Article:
Vietnam's progressive PM Nguyen Tan Dung not nominated for party leadership

Vietnamese Prime Minister Nguyen Tan Dung (centre) was not nominated for any of the key leadership posts in the Communist Party.
Vietnamese Prime Minister Nguyen Tan Dung (centre) was not nominated for any of the key leadership posts in the Communist Party. PHOTO: REUTERS

HANOI (Reuters) - Top decision-makers in Vietnam's ruling Communist Party have agreed on one nomination for each of the country's four key leadership posts, a top official said on Sunday (Jan 24), a line-up that excludes the country's powerful prime minister.

The nominations still require endorsement at the party's ongoing five-yearly congress, but add weight to speculation of a political exit for Nguyen Tan Dung, the pro-business premier widely considered a moderniser and credited with a wave of recent moves to liberalise the fast-growing economy.

Dung, 66, was until recently widely tipped by diplomats and analysts to become the next party chief, which could have strengthened the hand of his progressive faction.

His exit could slow the momentum of further reform, although experts say there is still an outside chance for him to mount a fightback during the congress by calling on his support among the wider party.

During an interview with some local media on Sunday, Vu Trong Kim, Vice President and General Secretary of the Vietnam Fatherland Front, confirmed leaked reports that a recent party meeting had nominated incumbent General Secretary Nguyen Phu Trong, 71, to extend his tenure and Dung had withdrawn from the contest when the politburo was agreeing its candidates.

An audio recording of the comments was heard by Reuters in which Kim, a member of the outgoing central committee, praised Dung and said there was 100 per cent politburo support for Trong.

Public comments from the party on internal politburo processes are rare in Vietnam.

"I very much welcome comrade Nguyen Tan Dung and some other comrades in the politburo who voluntarily withdrew from being nominees to gather credit for comrade Nguyen Phu Trong," Kim said.


Normally considered a stale, procedural affair, the current congress has attracted a buzz of excitement and social media speculation in Vietnam about the possibility of a leadership showdown during a drawn-out and secretive internal election.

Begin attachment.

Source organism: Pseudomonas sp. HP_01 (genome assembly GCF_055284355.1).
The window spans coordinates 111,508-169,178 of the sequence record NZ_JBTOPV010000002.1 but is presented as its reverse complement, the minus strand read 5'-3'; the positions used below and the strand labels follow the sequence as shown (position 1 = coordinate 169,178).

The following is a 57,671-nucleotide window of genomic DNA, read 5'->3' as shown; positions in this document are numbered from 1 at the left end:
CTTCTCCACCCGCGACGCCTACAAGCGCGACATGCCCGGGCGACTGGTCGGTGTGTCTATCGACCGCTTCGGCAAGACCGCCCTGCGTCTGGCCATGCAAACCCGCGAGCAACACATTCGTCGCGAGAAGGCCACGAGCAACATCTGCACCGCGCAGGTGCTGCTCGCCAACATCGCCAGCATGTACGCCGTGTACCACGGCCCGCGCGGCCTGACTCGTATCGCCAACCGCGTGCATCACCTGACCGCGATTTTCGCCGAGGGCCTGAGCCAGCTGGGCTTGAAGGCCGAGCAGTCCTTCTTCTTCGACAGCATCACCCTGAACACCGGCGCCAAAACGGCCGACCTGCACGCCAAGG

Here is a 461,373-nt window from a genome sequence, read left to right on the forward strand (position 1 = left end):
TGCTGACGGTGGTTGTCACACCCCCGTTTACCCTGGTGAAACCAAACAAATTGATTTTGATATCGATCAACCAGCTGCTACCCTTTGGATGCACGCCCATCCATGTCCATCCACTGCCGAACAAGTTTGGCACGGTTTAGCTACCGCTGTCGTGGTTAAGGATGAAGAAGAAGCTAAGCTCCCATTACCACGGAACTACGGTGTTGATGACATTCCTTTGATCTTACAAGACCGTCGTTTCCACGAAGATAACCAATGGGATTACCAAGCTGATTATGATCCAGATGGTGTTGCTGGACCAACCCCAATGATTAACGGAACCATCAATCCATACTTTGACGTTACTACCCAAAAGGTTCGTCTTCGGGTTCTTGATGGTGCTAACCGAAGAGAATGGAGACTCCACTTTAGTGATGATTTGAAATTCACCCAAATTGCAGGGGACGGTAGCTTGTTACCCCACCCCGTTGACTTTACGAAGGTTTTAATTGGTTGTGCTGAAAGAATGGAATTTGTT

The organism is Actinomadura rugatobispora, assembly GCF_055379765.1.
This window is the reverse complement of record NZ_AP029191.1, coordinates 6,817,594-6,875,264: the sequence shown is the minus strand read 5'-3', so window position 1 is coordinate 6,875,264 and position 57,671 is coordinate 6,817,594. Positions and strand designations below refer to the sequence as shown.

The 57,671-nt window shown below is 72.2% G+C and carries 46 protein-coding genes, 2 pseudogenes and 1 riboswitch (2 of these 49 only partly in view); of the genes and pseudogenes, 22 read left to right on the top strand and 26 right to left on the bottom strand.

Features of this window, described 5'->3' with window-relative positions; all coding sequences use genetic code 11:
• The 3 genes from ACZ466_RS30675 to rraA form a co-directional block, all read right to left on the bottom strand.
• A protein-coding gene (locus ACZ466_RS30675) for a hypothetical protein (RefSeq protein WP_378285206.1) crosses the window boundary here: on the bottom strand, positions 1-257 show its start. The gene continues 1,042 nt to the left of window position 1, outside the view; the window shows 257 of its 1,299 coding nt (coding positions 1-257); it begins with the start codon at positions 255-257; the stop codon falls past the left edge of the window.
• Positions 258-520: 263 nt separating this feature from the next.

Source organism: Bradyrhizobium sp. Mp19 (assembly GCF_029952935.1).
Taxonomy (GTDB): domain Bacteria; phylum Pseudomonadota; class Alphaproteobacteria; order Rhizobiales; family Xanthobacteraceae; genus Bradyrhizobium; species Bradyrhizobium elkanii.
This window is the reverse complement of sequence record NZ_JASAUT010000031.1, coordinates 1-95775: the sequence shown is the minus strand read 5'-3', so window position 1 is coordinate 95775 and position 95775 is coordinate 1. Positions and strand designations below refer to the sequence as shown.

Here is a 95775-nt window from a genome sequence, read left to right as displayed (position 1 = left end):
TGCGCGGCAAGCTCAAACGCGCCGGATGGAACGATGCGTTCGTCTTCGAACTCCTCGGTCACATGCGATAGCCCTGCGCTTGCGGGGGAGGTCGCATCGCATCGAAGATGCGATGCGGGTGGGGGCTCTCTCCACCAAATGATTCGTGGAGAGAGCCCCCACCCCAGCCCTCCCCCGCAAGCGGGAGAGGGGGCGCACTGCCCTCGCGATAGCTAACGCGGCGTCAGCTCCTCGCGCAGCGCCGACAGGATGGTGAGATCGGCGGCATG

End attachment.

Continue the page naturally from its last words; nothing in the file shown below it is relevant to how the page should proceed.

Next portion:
Kim confirmed the agreed nominations, besides Trong, were Minister of Public Security Tran Dai Quang for president, Dung's deputy, Nguyen Xuan Phuc, for prime minister and Legislative Vice-Chairwoman Nguyen Thi Kim Ngan to head the National Assembly.

Some experts and diplomats familiar with the arcane inner workings of the Communist Party believe Dung's popularity and cultivation of broad party backing means he could be put back in contention, should he choose to fight.

Dung would need to be nominated during the congress to become a new central committee member, but to stand a chance of becoming leader he would have to decline that nomination, they say. The 1,510 congress delegates could then vote to reject his attempt to withdraw, thus keeping him in the race.

Dung's office did not respond to a request by Reuters for comment.

Analysts say Dung is an ambitious figure, decisive in implementing policy and his exclusion ahead of the congress suggests concerns among the party's old guard that he could test Vietnam's traditional consensus leadership model.

Edmund Malesky, an expert on Vietnamese politics at Duke University, said congress was not scripted and key to any outcome was a central committee "way more powerful" than those of other communist states.

"The question is whether Dung wants it... He's not going to come out and say it in an obvious way," he said. "He himself has benefited from the influence of the central committee, and we know that he's capable of mobilising votes ... if he decides he wants it, then this is a real possibility."